Our accounting practices may soon change to include the carbon tax. We have spent years encouraging people to look at the benefits of teleworking versus its costs. Our cost-benefit analysis focuses mainly on the standard cost elements such as space rental, technology, training and unspecified “externalities”. But soon many organization will be thinking about another benefit of teleworking, the carbon tax.
Our earlier cost-benefit analysis (CBA) concentrated on those elements that accountants would ordinarily consider. So the CBA for an employer of teleworkers would have one bottom line outcome that is different than a CBA for an individual teleworker. For example, employers would consider the cost of the office space need for each worker (including hallways, etc.) while most teleworkers don’t consider the cost of the space in their homes when it is also used for other purposes than office space. Employers don’t consider the cost of employees commuting to and from the office although the employees do consider that cost. And so on.
But now climate change has added another factor to the equation. The 2017 United Nations Climate Change Conference confirmed the progress made since the 2016 Paris Agreement on Climate Change which all the world’s countries except the United States joined. So progress is being made on reducing emissions of greenhouse gases, particularly carbon dioxide.
But current progress is not enough to prevent the world’s atmospheric temperature from rising more that 2 degrees Celsius from pre-industrial times. A group of climate scientists has issued a new warning to that effect. Something more must be done. One of those somethings is a tax on all forms of carbon emitted into the atmosphere.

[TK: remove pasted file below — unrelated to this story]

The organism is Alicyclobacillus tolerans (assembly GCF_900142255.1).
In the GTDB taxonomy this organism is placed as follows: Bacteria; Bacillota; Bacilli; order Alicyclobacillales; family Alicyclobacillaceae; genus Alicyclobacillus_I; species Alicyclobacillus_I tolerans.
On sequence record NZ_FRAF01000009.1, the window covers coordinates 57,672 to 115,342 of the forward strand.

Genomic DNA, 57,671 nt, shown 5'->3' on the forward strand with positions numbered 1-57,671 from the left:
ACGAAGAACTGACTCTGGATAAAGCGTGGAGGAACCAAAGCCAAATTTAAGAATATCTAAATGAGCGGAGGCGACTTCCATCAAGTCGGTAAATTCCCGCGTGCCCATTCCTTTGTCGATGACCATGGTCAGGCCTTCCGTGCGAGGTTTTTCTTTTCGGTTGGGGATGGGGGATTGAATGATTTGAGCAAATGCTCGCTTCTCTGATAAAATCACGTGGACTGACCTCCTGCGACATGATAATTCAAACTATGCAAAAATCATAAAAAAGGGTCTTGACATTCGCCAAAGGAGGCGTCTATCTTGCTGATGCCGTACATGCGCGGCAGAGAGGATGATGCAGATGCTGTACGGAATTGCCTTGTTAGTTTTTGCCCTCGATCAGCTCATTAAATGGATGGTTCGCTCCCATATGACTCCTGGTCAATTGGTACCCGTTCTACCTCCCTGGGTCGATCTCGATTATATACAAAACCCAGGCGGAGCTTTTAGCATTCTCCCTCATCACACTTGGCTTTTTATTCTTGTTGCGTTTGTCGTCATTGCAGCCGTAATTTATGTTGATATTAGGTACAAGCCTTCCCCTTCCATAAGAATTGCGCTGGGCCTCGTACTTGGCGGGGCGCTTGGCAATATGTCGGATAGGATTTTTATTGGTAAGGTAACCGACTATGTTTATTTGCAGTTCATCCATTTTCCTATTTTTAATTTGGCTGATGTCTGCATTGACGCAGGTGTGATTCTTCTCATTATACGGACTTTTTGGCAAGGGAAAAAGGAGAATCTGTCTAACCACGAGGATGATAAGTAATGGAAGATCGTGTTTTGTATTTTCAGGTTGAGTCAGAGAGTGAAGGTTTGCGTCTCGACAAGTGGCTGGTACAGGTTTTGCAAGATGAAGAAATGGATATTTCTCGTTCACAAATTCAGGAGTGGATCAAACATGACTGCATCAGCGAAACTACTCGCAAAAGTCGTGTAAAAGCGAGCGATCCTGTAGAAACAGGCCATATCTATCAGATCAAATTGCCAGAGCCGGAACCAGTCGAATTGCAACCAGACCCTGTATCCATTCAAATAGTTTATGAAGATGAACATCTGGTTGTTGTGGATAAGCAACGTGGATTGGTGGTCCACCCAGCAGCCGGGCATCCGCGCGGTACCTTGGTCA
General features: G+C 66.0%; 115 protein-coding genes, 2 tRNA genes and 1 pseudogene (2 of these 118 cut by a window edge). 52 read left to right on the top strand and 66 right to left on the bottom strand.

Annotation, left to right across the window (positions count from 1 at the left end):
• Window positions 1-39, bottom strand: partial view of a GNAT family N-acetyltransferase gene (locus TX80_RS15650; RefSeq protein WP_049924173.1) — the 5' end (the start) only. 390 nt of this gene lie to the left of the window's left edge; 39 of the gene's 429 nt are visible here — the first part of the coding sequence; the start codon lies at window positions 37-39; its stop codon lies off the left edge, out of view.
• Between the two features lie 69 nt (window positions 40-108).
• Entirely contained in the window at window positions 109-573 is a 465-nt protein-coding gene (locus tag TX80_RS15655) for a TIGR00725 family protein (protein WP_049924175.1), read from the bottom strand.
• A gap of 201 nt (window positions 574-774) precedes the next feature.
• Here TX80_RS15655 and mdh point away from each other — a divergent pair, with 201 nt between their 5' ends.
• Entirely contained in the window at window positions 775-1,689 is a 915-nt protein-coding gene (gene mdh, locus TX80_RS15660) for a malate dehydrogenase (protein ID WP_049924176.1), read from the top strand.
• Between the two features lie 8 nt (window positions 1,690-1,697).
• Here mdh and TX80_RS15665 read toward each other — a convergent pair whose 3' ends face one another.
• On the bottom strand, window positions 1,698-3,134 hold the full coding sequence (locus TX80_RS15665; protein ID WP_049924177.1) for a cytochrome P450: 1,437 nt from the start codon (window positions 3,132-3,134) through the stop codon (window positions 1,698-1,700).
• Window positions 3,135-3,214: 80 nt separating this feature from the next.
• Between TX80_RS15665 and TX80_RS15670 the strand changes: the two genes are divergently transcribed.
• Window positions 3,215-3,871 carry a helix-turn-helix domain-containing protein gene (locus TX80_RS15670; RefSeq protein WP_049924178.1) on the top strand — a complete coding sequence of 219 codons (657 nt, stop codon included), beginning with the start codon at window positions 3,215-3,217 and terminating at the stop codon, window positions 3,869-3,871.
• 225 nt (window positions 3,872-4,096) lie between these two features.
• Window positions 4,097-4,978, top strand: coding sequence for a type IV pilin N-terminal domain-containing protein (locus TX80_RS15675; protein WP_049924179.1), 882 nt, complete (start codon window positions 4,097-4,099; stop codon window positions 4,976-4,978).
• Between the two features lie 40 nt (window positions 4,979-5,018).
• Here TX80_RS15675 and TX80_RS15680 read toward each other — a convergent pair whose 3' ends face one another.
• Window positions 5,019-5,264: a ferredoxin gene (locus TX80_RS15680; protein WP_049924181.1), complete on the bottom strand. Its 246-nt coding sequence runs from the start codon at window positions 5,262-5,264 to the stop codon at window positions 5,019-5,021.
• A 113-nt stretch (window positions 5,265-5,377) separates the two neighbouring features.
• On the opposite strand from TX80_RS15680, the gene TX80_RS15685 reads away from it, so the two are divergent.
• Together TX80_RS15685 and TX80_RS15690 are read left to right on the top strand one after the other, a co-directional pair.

The Carbon Tax
A carbon tax (some prefer to call it carbon pricing) is becoming more prevalent since the early part of the century. It works this way: An organization can implement a carbon price through an internal emissions-trading program, a carbon charge, or a proxy price for the carbon it emits — or prevents from being emitted — into the atmosphere. That is, the organization (or subunit) pays a price for each ton of CO2 it emits. Sometimes the tax is imposed by the government, other times it is imposed within an organization as part of the organization’s goal to limit global warming. According the the journal Nature:
More than 500 firms around the world — three times more than a year ago — consider a carbon price of some kind when judging where to invest their money. Hundreds more are expected to start doing so in the coming months.
Also, according to the Nature article:
For the past five years, Microsoft has charged its business groups a carbon fee that appears quarterly in their profit-and-loss statements. The fee covers energy consumption (adjusted for employee count) from data centres, offices and software-development labs, as well as from business air travel [Emphasis added].
So why not apply this concept to teleworking as well?
The Telecarbon Credit
After all, one of the major benefits of teleworking is the reduction of teleworker travel. When I first tried to quantify that impact in the 1970s I mostly focused on savings in gas consumption and car maintenance expenses by telecommuters. Global warming hadn’t made the news then. But now we can start to think about the Carbon Tax avoidance issue as well. An employer might argue that the carbon not emitted by its telecommuters can be used as a credit against the carbon still being emitted by the employer’s facilities. For long-distance teleworkers who ordinarily use jet travel to go to company (or client) facilities the credit would be even greater. Furthermore, the credit could be traded with other organizations that want to lower their carbon tax bill.
For an organization with thousands of telecommuting employees this could be a significant and quantifiable bottom-line element in the fight to avoid the dreaded two-degree threshold.
For another take on the options read this article in Aeon. [Added on 24 December 2017.]
Think about it.